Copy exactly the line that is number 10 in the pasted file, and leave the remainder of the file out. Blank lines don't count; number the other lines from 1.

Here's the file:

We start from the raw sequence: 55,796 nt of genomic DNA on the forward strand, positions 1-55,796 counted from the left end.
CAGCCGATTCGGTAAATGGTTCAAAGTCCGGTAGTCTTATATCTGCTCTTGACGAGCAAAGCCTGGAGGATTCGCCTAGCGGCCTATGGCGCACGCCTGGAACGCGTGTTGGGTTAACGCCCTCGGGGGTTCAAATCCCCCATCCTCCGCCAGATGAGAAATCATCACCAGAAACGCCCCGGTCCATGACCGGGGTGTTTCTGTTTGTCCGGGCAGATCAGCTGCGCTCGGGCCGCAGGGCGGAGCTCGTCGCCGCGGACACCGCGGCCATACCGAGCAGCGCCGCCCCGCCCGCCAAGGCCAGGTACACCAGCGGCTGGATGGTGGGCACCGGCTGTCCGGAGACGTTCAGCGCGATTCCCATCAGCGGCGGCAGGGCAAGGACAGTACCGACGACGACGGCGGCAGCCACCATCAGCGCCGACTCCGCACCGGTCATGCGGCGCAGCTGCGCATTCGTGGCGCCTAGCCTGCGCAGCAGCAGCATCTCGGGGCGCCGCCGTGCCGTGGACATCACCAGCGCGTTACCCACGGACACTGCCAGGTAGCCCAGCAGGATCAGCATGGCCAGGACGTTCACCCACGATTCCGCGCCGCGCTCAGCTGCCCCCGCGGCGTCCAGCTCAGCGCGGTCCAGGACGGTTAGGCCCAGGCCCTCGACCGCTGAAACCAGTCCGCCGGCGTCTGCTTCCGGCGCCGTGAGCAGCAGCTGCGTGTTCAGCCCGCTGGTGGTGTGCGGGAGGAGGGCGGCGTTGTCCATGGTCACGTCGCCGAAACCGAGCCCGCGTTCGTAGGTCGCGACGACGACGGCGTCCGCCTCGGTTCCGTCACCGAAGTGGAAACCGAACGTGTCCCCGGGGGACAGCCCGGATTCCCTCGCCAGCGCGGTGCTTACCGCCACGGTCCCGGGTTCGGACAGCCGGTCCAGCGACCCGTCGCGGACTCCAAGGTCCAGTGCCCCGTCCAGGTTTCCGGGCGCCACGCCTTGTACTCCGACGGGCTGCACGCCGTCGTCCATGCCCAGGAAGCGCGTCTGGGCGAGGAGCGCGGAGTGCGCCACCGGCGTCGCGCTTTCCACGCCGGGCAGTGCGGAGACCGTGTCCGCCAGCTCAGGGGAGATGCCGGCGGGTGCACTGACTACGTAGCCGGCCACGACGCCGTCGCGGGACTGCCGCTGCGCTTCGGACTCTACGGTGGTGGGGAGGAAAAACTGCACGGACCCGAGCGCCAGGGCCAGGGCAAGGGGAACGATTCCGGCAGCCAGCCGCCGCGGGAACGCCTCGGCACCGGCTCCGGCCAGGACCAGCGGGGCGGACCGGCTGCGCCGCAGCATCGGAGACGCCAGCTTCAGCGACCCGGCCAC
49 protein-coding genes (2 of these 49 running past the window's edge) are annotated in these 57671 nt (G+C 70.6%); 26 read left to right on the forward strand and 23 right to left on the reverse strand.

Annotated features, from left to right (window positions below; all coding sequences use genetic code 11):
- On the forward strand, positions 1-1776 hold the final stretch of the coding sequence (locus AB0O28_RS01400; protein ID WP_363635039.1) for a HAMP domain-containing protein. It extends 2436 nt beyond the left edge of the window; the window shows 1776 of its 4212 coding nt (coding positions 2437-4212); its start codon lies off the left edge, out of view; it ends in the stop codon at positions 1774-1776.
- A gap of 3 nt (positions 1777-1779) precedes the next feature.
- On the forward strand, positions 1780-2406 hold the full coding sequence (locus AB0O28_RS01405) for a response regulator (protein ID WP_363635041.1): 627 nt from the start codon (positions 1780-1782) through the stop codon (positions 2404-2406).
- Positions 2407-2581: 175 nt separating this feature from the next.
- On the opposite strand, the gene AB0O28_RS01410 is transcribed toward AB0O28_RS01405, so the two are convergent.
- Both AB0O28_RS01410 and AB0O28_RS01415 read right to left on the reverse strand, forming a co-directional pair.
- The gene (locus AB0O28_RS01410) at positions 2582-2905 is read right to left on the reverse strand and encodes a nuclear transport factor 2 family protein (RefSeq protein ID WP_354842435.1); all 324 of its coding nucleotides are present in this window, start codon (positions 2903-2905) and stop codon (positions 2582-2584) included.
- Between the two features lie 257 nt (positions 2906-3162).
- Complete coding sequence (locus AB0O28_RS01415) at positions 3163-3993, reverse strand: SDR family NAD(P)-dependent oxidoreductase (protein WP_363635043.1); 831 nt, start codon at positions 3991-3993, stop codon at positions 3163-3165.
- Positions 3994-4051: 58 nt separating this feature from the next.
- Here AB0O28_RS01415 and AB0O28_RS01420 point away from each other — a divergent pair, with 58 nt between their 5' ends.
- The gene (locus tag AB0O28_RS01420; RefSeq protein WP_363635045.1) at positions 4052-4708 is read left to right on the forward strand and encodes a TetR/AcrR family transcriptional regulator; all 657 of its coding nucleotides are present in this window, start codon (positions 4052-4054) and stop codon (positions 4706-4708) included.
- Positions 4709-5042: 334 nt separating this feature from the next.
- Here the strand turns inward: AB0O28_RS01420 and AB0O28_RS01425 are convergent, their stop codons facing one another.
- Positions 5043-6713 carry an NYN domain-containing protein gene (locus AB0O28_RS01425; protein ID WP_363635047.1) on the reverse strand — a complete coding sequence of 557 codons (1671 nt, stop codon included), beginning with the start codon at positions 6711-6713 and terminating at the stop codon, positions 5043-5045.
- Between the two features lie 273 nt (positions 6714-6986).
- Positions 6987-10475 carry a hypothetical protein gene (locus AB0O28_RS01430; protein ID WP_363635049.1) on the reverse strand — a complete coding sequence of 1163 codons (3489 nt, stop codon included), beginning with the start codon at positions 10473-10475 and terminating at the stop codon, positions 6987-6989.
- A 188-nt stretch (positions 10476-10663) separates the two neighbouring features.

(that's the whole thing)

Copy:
- Both AB0O28_RS01410 and AB0O28_RS01415 read right to left on the reverse strand, forming a co-directional pair.